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A Closer Look at the Actively-Managed PSIL Psychedelic ETF

The article A Closer Look at the Actively-Managed PSIL Psychedelic ETF was originally published on Microdose.

Last week we reported that AdvisorShares…



The article A Closer Look at the Actively-Managed PSIL Psychedelic ETF was originally published on Microdose.

Last week we reported that AdvisorShares would be launching a new psychedelic medicine ETF. The ETF began trading on Sep 16th on the NYSE Arca exchange, under the ticker “PSIL”.

A new ETF for the industry would be big enough news, especially one by a major firm that trades on a senior US exchange. What makes the PSIL news even more interesting is that it’s the industry’s first actively-managed ETF.

PSIL: The industry’s first actively-managed psychedelic ETF

Most ETFs are passively-managed (according to this article by MorningStar “active ETFs account for just 3.5% of the $6.6 trillion that investors have allocated to ETFs”), so the vast majority of funds follow the straightforward route of populating and ranking their funds by following an index, often related directly to the market cap size of each company.

This is a safe and perfectly acceptable way of giving investors exposure to a market. Market capitalization-based holdings can also give a handy wide view of the sector, and Microdose often uses the Horizon’s “PSYK” ETF to update readers on macro market trends.

But for the individual investor looking to maximize gains, actively-managed funds can offer the opportunity for more potential value.

From the PSIL website:

The psychedelic marketplace is rapidly evolving, witnessing ongoing innovation and an influx of new investment opportunities, as well as volatility. Using daily, active management, PSIL’s portfolio manager can adjust the portfolio more quickly and opportunistically than a passive index-based strategy that must wait for periodic rebalancing.

Do actively-managed funds outperform passive portfolios in the long run? Is a market cap approach safer in a volatile new market like psychedelic medicine? The general rule is that “you can’t beat the market”, but does this truism hold here? It seems that much depends on the fund manager making the calls and the realities of the specific sector (Morningstar has an in-depth Active vs Passive Report).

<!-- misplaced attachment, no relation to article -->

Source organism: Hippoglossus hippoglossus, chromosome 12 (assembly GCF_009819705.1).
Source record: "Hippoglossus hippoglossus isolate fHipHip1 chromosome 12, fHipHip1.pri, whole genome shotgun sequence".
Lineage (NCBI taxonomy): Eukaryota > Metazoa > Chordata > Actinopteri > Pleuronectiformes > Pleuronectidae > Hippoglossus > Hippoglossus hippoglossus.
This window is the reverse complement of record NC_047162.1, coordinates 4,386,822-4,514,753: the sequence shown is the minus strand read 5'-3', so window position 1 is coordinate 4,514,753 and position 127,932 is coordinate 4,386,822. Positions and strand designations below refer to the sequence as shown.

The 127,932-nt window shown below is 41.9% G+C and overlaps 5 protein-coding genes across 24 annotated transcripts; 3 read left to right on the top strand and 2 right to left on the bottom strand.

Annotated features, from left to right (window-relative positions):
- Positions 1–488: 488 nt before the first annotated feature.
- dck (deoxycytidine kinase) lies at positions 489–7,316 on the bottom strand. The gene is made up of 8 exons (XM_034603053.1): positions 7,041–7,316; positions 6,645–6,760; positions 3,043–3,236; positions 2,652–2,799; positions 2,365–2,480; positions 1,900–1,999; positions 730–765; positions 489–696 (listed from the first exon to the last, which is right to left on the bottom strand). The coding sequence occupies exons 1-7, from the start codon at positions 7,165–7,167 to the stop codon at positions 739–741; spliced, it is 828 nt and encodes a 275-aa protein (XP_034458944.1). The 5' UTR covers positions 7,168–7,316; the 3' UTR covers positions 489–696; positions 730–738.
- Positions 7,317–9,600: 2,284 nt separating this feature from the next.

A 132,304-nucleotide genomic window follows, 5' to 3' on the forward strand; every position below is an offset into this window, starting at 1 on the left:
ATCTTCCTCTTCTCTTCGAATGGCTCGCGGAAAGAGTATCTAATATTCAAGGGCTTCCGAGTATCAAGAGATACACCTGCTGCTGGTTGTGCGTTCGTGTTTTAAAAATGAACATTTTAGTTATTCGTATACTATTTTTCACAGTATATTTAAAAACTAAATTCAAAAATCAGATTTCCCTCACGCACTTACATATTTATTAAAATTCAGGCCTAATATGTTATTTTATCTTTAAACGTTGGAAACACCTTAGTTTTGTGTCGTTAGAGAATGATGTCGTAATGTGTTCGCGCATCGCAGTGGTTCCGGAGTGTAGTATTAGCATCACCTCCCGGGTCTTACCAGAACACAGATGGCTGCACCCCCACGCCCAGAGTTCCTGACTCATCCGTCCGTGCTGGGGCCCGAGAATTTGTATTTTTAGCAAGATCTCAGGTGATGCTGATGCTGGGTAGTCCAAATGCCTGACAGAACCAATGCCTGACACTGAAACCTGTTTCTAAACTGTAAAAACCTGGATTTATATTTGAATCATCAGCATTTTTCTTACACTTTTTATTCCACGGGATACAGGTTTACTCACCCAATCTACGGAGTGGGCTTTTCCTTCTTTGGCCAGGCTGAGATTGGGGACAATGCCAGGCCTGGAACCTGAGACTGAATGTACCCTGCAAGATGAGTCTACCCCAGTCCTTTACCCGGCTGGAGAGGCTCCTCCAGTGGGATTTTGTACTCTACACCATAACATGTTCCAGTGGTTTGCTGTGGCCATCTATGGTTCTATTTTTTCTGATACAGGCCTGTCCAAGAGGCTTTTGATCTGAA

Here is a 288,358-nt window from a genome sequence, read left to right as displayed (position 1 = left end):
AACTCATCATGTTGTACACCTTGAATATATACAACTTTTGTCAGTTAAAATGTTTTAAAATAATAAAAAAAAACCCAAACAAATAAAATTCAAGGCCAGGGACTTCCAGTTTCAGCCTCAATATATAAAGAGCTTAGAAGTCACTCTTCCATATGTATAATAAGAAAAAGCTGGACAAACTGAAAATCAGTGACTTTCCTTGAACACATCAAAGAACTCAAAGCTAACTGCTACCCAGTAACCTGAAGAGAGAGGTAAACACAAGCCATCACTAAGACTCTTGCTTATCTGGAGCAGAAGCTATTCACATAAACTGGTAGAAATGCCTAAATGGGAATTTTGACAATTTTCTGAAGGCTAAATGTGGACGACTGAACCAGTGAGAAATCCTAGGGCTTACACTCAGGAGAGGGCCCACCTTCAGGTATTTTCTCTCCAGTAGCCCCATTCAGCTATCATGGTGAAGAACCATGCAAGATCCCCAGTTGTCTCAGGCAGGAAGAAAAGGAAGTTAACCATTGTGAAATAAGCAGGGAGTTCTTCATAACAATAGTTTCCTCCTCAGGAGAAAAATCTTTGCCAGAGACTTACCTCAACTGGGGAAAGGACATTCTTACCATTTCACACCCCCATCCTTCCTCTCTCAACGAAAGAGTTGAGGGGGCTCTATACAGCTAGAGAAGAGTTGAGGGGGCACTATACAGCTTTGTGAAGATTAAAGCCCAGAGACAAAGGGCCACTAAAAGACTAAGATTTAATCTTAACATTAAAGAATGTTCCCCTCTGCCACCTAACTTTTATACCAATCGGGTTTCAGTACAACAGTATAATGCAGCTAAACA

So while I harass my finance professor buddy for insights into the long-term performance of the two approaches, let’s have a look at which companies are included in the PSIL ETF and what this new fund might offer investors.

Top 10 holdings of the PSIL ETF

Top 10 holdings of the PSIL ETF

  • We immediately see a difference with the passive approach as Cybin is given the top spot and highest weight in the portfolio. By market cap Cybin would be ranked #5, so the fund manager seems to have noticed Cybin’s uplisting to the NYSE, strong financial position, and a string of positive news and analyst coverage. Cybin’s market capitalization is over 7 times smaller than ATAI’s, the current market cap leader, so PSIL has bucked the passive view and deemed Cybin a solid mix of stability and growth opportunity.
  • Field Trip Health being bumped to #3 is a similar example. Many times smaller than both Compass and MindMed, Field Trip nonetheless is a top firm and leader in the treatment clinic space. Their higher ranking seems a recognition of both their growth potential and solid foundation.
  • At #6 we start seeing the real flexibility of active-management. Greenbrook TMS is not a name you’d normally associate with top psychedelic firms, but the company’s large network of over 120 in-person clinics is advancing innovative treatments for conditions like depression. And the company has signed a partnership with Cybin, hoping to position itself as a leader in future psychedelic treatments once drugs are approved.
  • Another bold move is putting Wesana Health at #8. Valued at only $42 million Canadian, Wesana would have no business in a passively-managed top 10. But the PSIL management team seems to think Wesana’s tackling of an under-researched sector (Traumatic Brain Injury) leaves them without much competition. Definitely a riskier bet, but shows the fund is doing its industry homework.
  • Rounding out the top 10 is Mydecine. At approx $83 million MYCO would not make the top 10 by market capitalization, but the company has had a run of big announcements, including a 5-year partnership with the prestigious Johns Hopkins University and the announcement of a Phase 2/3 clinical trial for smoking addiction that would put them ahead of most in the industry and give them a foothold in a huge potential market.

So we see that there’s indeed potential for some bold moves and insight that passively-managed funds can’t offer (they only rebalance every quarter and often don’t stray too far from the underlying index or market cap ranking).

Will this freedom and flexibility lead to more value in the long run? Or simply more risk? Perhaps only a heroic dose could give us such cosmic insight.

In the meantime, investors open to a bit of risk should remember that even the boldest moves are usually limited to under 10% portfolio weight, with most holdings getting less than 5% each. So any wild moves will be watered down and protected by the inherent risk-dilution offered by the ETF’s diversification.

Stay tuned to Microdose for updates on the new ETF’s performance.

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